Skip to main content

Review of Recent Antitrust Trends on Asian Digital Platforms

August 27, 2021

By Szu-Yi (Julie) Lee

This blog post was submitted as a contribution to the Tabula project, an international and comparative research collaboration carried out over the summer of 2021.


With the growth of regional business, different jurisdictions in Asia have risen to tackle antitrust issues. An interesting focal point is the alignment among these jurisdictions on abuse of dominance in the digital economy and the further strengthening of regulation over mergers and acquisitions. Among other things, what should be highlighted here is the trend to regulate digital platforms, since the trend has emerged along with the industry while this area of law is making great strides.

In Indonesia, Grab Indonesia, a ride-share platform, together with a leasing company it has a partnership with, were fined over $3 million in 2020 on the grounds of preferential terms with anti-competitive and discriminatory effects. Even before the Grab Indonesia fine, the fintech industry had been identified by the KPPU, the organization that enforces antitrust law in Indonesia, to be the focus of upcoming investigations.

Meanwhile, in nearby Singapore, CCCS, the local competition regulator, has, in a study on digital platforms, identified the insufficiency of definition of “market,” specifically with regard to multi-sided platforms or assessment of market power in cases concerning digital platforms. Such a statement does not seem surprising, as standard indicators of market power have not been conclusive in relation to digital platforms.

In Korea, on the other hand, there has been not only more aggressive enforcement, but also specialized legislation spearheaded by the local authority, the Korean Fair Trade Commission (KFTC). In response to the burgeoning information and communication technology (ICT) sectors, the Information and Communications Technology Task Force was created by the KFTC in 2019. Later, trying its first case on Naver, Korea’s largest digital communication platform, it gave Naver an administrative penalty for unfair trade practice and abuse of dominance. Furthermore, in 2020 the KFTC proposed the Fair Intermediate Transactions on Online Platform Act, aiming to improve transparency in contracts and prevent abuses of adverse bargaining positions.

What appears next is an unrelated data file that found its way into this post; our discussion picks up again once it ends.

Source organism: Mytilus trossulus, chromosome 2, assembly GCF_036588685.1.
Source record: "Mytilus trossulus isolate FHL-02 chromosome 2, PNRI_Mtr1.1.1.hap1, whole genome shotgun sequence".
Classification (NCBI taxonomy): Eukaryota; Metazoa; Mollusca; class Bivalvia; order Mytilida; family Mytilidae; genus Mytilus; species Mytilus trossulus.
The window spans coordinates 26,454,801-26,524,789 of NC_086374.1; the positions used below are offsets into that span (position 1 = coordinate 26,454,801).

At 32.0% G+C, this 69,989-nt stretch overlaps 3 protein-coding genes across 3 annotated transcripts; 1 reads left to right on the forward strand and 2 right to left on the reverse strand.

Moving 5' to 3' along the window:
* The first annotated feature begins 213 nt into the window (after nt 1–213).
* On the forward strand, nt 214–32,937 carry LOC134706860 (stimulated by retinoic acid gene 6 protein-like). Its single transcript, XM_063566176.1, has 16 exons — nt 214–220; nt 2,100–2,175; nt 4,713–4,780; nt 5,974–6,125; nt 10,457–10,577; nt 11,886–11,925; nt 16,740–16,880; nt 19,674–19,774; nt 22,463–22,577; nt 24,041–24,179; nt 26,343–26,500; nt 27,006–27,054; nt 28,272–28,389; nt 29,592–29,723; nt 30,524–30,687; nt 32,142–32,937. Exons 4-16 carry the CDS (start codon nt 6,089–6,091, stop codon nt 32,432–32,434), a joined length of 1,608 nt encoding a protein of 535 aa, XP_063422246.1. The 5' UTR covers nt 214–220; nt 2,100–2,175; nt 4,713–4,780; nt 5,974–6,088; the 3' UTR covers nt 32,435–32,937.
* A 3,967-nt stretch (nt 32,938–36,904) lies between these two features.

In the People’s Republic of China, legislation has been proposed that is consistent with the regulatory tide in the other Asian jurisdictions, tightening up scrutiny on the technology sector. Using the Anti-Monopoly Law, the State Administration for Market Regulation (SAMR) has launched several investigations into tech giants such as Alibaba for exclusionary practices. As could be further seen in the Guidelines for the Platform Economy Industries, published by the PCR’s Anti-Monopoly Commission in February 2021, it is obvious that the local authority is now working on enforcement policies to ensure fair market competition in this sector. The Guidelines attempted to cover the four aspects of the Anti-Monopoly Law applied on digital platforms. It first laid out prohibitions on monopoly agreements in light of technical methods, such as platform rules, algorithms, and data, and included “hub-and-spoke” arrangements among those prohibitions. In addition, the Guidelines suggested that exclusivity arrangements or the reliance on big data and algorithms to discriminate among trading counterparties would be considered abusive conduct. Finally, with respect to mergers and acquisitions in the digital sector, it states that if Variable Interest Entities are engaged in the merger, the transaction is subject to merger control review.

Given the amount of activity already under way concerning antitrust trends, more enforcement should be expected to take place in the near future to curb anti-competition acts. Nonetheless, as authorities re-draw the boundaries of the market with digital platforms now included, we can expect that further innovative approaches to digital platforms will need to continue to be carved out of the definition and will need to find their niches in the world of anti-competition in the future.